"The Man in Grey" by Leslie Arliss (1943)

First of the famous Gainsborough melodramas and the one so wildly successful that it spawned the whole genre in itself during 1940s, "The Man in Grey" is still eminently watchable costume extravaganza but what initially impressed me the most was the fact that wartime Britain managed to produce something so opulent that it actually almost matches "Gone with the Wind". And for the people who are supposed to be tight-lipped, reserved and class conscious, these characters are extremely passionate and wildly melodramatic indeed.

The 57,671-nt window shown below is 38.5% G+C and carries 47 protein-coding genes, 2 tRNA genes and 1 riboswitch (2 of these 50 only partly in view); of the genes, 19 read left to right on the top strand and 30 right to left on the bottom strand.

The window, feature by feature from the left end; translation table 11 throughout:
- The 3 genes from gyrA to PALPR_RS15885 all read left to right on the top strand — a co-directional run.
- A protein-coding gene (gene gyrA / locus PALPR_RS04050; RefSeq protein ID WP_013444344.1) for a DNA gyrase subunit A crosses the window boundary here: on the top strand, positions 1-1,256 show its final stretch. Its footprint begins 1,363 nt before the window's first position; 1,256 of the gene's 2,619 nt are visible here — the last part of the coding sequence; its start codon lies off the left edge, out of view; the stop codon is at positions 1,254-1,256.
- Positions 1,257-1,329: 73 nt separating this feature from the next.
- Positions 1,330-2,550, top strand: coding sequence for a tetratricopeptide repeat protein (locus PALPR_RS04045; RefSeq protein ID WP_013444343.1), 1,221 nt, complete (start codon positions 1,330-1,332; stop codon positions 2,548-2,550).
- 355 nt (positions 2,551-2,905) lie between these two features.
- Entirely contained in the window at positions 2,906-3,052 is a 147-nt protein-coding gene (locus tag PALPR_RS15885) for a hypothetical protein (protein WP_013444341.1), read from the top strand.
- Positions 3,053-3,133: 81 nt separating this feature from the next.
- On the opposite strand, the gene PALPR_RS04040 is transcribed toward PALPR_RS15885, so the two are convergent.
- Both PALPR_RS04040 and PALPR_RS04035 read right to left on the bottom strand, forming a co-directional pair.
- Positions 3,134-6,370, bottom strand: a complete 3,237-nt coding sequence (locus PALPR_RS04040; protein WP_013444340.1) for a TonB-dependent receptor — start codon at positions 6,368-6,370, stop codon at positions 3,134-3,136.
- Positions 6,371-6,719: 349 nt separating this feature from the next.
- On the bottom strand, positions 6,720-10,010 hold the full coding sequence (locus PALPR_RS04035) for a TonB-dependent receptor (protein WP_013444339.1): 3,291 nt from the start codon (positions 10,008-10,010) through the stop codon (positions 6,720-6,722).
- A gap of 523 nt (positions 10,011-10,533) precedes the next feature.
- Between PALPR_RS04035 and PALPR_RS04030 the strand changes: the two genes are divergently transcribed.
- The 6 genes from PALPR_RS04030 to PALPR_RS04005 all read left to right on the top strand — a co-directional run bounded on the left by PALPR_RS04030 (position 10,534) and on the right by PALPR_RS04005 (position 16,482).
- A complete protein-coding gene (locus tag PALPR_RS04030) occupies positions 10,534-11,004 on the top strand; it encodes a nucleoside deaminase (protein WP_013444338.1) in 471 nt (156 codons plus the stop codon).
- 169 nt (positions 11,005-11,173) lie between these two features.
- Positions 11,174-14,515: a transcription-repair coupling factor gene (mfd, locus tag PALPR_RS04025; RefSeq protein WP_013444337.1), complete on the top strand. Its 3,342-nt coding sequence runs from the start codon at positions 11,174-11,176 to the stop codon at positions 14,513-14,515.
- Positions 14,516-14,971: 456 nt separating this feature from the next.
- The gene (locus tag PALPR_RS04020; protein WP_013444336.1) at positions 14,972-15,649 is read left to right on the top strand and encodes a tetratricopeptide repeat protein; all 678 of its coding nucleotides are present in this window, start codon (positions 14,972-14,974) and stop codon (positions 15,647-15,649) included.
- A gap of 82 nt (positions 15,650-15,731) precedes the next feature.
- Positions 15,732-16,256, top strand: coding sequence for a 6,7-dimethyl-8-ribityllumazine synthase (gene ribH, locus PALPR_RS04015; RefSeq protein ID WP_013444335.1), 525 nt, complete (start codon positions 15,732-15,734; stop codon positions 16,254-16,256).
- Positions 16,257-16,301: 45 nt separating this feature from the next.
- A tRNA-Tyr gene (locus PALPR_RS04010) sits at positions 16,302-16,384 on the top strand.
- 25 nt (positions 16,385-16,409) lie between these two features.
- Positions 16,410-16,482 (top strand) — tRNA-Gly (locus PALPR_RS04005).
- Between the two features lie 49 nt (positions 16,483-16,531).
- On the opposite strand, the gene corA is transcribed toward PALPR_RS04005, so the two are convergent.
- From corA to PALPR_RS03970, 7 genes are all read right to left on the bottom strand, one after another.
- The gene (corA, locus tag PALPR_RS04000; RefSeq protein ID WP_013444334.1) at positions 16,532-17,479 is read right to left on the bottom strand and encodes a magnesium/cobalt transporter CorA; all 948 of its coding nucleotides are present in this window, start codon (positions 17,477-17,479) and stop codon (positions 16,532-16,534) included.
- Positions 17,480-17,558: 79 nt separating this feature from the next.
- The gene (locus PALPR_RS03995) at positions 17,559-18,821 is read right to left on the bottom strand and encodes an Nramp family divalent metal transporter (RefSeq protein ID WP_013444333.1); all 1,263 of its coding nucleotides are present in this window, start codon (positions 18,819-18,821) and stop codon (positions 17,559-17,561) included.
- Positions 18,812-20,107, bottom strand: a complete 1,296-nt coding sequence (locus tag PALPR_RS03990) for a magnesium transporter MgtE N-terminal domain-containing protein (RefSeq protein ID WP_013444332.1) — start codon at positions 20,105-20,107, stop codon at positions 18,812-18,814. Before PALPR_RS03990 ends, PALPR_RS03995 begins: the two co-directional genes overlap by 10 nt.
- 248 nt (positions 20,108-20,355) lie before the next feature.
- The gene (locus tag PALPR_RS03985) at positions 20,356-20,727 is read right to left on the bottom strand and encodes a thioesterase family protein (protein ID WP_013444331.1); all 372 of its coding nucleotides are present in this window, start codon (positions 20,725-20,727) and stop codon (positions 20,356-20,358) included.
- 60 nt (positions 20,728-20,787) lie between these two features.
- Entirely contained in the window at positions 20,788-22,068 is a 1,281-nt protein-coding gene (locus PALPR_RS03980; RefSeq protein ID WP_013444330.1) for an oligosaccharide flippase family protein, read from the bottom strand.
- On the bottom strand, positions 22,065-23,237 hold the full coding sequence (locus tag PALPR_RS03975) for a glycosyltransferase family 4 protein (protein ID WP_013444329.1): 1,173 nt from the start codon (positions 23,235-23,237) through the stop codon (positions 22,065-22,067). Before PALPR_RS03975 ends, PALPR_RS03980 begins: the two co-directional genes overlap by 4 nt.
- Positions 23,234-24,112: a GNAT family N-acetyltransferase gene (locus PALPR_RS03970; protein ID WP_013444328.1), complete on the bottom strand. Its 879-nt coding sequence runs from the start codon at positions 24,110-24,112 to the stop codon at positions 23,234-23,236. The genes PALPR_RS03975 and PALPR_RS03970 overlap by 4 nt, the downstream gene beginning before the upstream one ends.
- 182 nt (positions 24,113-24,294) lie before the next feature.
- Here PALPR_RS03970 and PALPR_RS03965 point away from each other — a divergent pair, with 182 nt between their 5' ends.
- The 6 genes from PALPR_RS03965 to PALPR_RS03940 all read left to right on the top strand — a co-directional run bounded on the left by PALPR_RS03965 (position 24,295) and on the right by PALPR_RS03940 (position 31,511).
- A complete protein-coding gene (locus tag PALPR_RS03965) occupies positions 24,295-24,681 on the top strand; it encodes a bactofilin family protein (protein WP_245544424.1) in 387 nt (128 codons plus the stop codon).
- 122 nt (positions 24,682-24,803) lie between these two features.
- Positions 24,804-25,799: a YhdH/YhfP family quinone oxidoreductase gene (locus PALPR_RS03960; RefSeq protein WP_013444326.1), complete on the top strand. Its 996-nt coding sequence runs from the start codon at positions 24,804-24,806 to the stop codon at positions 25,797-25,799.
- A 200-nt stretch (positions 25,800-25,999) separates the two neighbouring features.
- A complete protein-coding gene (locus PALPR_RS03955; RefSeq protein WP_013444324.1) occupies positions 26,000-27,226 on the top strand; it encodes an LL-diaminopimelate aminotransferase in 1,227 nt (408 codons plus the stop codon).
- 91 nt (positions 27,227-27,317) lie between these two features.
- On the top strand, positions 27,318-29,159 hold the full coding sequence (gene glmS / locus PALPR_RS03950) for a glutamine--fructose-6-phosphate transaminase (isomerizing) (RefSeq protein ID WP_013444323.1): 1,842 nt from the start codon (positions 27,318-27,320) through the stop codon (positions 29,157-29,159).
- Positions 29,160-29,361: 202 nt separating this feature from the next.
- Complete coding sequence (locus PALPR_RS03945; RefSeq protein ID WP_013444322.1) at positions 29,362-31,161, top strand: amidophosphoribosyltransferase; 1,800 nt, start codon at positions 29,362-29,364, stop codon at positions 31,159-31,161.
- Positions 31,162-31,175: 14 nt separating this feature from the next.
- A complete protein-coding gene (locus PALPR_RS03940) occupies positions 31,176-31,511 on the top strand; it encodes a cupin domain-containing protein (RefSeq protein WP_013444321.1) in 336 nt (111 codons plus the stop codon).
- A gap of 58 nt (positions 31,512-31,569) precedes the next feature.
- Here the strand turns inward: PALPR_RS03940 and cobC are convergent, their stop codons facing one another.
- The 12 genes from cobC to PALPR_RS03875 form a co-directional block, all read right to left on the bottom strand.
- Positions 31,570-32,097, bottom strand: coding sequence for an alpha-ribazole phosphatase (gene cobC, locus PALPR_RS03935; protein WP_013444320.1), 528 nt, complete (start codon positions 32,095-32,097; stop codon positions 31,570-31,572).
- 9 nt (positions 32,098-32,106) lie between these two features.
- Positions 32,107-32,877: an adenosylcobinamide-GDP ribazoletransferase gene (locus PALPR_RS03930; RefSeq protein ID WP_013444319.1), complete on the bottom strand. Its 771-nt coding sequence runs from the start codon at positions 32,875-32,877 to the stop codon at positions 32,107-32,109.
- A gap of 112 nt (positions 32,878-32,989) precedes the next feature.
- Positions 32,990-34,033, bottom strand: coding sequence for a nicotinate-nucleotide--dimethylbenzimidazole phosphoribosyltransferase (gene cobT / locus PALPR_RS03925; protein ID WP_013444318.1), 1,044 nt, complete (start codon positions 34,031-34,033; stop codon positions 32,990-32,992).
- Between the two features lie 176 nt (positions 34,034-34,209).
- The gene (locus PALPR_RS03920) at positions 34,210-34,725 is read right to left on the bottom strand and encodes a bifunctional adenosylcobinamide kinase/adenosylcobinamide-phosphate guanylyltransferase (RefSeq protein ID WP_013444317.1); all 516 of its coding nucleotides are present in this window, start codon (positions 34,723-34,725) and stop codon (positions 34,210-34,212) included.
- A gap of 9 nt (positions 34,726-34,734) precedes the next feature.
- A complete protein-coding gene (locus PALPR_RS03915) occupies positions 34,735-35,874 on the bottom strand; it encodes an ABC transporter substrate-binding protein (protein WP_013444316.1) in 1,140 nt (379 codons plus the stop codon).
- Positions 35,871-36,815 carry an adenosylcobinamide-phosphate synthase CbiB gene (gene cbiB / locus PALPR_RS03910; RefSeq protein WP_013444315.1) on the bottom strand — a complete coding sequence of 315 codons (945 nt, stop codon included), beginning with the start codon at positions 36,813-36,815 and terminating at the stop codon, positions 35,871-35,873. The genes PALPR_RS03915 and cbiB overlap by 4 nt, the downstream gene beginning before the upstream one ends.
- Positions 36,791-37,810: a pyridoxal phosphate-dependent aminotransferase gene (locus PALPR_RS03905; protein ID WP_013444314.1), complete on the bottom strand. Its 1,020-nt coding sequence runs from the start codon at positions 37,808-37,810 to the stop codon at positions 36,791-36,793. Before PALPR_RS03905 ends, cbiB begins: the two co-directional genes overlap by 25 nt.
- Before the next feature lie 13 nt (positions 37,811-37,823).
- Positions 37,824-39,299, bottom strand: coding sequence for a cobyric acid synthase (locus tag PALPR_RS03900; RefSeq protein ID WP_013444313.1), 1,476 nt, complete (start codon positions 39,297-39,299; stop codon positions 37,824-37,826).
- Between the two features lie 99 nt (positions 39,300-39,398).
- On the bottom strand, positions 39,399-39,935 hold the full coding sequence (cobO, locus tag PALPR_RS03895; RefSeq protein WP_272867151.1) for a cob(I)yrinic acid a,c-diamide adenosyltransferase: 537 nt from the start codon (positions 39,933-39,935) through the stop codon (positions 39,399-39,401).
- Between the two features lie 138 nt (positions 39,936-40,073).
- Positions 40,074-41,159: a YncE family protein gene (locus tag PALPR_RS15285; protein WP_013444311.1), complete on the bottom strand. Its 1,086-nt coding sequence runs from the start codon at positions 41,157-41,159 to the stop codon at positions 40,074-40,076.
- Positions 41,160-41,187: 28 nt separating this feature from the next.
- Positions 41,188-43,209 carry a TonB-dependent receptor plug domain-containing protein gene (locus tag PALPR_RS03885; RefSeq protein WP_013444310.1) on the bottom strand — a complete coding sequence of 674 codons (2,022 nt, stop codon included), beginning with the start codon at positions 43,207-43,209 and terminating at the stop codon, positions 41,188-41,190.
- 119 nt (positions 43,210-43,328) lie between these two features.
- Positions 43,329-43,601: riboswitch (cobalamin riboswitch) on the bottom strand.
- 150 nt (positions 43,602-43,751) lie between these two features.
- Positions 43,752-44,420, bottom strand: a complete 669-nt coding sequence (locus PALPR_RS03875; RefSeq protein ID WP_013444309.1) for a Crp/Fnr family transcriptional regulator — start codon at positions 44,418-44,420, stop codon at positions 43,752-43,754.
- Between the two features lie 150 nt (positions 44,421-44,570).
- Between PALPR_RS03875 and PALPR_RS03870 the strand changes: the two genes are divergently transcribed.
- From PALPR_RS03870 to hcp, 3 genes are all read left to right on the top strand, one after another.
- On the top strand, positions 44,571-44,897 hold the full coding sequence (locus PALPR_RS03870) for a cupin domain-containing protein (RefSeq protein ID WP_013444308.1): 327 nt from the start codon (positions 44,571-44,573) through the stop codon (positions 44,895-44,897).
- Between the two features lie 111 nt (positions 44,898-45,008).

I have never, ever, in my wildest dreams expected that I would enjoy this as much as I did. The more I sipped my wine, the more everything appeared unbearably exciting, until I finished the movie pleasantly sloshed and convinced this is one of the best movies ever made in the history of the world. Naturally, the morning after my head is a bit clearer and with some embarrassment I realise that it all sound as I wrote the script myself at the age of fourteen (after too much coffee), though its perfectly clear why it appeal to wartime audiences so much - its a pure screen escapism, packed with sex, passion, jealousy and torment, it depicts people who are unhappy despite their wealth and it basically served lowbrow masses a cardboard, tinfoil pulp story brimming with titillating winks. The script (based on a novel by Eleanor Smith) pit British Scarlett O'Hara against Melanie Hamilton‍ and its a very obvious fight between good and evil, dark haired beauty against blonde fairy princess, two archetypes representing opposite sides of social and psychological spectrum. We know who is good and who is evil, though both Margaret Lockwood and Phyllis Calvert have their redeeming qualities and story makes clear that nothing is completely black and white. Tons of what today we would describe as politically incorrect - little gibbering servant is obviously white boy in a blackface (?), eligible girls are paraded as mares on elegant balls that are nothing but marriage markets and forced into loveless pacts that allegedly bring them social status and happiness, adultery is accepted as long as is discreet, sex is used as a weapon, etc. With all of this - and probably because it unabashedly plays with it, the movie is still compulsively watchable and it deservedly made stars out of the actors, kind of screen equivalent of salacious bodice-ripper but a darn great entertainment. 

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